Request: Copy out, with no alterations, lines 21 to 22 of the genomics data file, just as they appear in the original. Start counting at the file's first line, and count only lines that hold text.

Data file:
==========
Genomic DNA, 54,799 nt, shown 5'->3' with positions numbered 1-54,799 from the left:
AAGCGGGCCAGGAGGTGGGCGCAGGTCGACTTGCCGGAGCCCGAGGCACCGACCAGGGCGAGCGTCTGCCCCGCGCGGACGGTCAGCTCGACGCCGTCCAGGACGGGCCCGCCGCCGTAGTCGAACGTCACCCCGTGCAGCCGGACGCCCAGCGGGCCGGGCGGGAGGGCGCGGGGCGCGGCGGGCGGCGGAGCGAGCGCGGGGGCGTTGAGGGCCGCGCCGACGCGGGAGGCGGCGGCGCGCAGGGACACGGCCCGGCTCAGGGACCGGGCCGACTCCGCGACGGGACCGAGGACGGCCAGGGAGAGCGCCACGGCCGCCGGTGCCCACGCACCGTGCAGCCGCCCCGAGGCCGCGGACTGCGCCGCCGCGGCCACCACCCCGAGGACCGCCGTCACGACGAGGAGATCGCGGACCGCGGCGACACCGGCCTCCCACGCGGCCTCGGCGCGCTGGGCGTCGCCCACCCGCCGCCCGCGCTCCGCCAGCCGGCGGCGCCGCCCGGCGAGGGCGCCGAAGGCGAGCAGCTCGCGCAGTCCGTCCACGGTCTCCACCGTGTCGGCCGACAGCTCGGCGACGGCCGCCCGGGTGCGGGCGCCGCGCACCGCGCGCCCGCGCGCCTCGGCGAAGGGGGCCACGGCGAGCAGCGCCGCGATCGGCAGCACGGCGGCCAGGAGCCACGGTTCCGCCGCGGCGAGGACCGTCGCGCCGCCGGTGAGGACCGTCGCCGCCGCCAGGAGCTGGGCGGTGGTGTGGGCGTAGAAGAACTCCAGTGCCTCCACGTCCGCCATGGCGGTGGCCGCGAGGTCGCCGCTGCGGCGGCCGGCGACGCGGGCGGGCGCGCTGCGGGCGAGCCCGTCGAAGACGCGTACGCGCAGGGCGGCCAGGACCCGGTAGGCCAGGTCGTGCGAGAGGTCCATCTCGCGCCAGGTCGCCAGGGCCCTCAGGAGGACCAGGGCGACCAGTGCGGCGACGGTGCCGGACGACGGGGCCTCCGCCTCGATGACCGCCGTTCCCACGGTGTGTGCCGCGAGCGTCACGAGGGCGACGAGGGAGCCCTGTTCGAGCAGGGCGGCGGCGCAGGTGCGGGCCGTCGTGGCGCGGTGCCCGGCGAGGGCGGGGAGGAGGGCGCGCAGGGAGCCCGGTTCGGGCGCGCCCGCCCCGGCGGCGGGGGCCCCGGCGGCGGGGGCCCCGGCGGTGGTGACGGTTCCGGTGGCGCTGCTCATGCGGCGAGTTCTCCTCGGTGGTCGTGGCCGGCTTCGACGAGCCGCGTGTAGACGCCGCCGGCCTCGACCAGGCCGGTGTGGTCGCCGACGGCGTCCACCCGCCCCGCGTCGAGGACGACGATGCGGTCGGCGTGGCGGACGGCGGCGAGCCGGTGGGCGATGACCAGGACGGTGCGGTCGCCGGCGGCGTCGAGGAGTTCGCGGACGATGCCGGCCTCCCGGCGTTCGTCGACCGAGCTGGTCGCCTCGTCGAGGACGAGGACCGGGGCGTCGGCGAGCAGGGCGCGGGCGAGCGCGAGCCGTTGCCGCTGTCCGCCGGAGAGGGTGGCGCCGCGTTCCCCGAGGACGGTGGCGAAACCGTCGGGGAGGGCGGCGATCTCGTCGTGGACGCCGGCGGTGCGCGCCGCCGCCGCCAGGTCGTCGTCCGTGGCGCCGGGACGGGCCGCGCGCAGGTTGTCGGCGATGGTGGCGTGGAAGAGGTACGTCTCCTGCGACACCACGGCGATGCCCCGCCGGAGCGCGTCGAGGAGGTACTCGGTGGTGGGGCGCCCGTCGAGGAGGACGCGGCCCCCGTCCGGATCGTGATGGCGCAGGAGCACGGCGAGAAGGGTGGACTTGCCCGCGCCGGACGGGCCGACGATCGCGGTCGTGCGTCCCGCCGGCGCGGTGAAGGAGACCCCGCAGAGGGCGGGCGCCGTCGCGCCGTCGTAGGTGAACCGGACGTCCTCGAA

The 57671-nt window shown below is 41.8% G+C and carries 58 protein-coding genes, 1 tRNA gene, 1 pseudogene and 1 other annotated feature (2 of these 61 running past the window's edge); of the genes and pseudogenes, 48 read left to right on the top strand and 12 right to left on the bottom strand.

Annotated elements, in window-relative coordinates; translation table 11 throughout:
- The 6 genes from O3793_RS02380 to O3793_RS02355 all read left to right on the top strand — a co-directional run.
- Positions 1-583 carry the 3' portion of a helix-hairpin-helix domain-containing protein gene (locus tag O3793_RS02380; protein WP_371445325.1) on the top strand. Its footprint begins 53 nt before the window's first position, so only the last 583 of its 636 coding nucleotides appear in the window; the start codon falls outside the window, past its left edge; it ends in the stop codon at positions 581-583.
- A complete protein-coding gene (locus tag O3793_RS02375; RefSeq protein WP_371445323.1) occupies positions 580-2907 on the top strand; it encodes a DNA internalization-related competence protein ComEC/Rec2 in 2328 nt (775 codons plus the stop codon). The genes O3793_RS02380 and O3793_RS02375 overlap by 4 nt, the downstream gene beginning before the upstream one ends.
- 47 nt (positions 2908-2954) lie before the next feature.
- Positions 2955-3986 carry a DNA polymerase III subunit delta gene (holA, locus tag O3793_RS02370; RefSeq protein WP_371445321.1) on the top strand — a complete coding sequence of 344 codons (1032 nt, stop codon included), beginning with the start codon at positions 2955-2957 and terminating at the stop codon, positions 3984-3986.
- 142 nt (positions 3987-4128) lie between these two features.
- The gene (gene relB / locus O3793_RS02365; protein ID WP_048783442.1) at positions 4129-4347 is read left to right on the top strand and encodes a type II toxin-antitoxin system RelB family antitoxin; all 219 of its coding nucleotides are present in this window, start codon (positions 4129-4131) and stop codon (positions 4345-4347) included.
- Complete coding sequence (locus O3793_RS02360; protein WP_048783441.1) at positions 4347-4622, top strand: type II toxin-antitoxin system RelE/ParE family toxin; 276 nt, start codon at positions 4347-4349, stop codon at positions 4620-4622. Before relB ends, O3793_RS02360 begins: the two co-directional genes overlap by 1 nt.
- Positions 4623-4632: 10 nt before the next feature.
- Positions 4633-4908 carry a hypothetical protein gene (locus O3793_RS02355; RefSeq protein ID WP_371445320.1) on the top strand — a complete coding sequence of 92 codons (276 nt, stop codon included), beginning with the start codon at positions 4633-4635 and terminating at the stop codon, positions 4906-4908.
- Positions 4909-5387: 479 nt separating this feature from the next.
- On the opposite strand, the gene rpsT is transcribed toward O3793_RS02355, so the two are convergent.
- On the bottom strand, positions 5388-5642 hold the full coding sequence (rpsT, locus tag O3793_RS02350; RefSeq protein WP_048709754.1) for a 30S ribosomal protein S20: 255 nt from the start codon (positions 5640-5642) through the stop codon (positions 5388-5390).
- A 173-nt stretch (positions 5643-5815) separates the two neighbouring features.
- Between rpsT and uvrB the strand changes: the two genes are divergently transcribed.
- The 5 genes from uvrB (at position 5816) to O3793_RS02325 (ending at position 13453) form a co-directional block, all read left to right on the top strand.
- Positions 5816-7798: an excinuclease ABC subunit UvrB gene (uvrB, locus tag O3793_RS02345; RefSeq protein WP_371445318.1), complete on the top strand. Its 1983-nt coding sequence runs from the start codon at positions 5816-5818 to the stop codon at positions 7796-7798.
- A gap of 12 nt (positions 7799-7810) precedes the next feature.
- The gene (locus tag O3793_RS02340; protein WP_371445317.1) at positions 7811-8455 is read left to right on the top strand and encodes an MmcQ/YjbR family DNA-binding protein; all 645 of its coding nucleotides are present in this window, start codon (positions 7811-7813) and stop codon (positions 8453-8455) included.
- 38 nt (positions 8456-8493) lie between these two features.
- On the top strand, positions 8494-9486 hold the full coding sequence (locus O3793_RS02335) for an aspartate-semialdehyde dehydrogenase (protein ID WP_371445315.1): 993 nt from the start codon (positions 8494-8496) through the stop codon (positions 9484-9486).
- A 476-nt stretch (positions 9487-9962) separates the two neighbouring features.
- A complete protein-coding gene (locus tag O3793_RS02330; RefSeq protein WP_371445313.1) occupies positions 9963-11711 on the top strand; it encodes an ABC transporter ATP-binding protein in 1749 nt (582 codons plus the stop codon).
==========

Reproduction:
- Positions 5816-7798: an excinuclease ABC subunit UvrB gene (uvrB, locus tag O3793_RS02345; RefSeq protein WP_371445318.1), complete on the top strand. Its 1983-nt coding sequence runs from the start codon at positions 5816-5818 to the stop codon at positions 7796-7798.
- A gap of 12 nt (positions 7799-7810) precedes the next feature.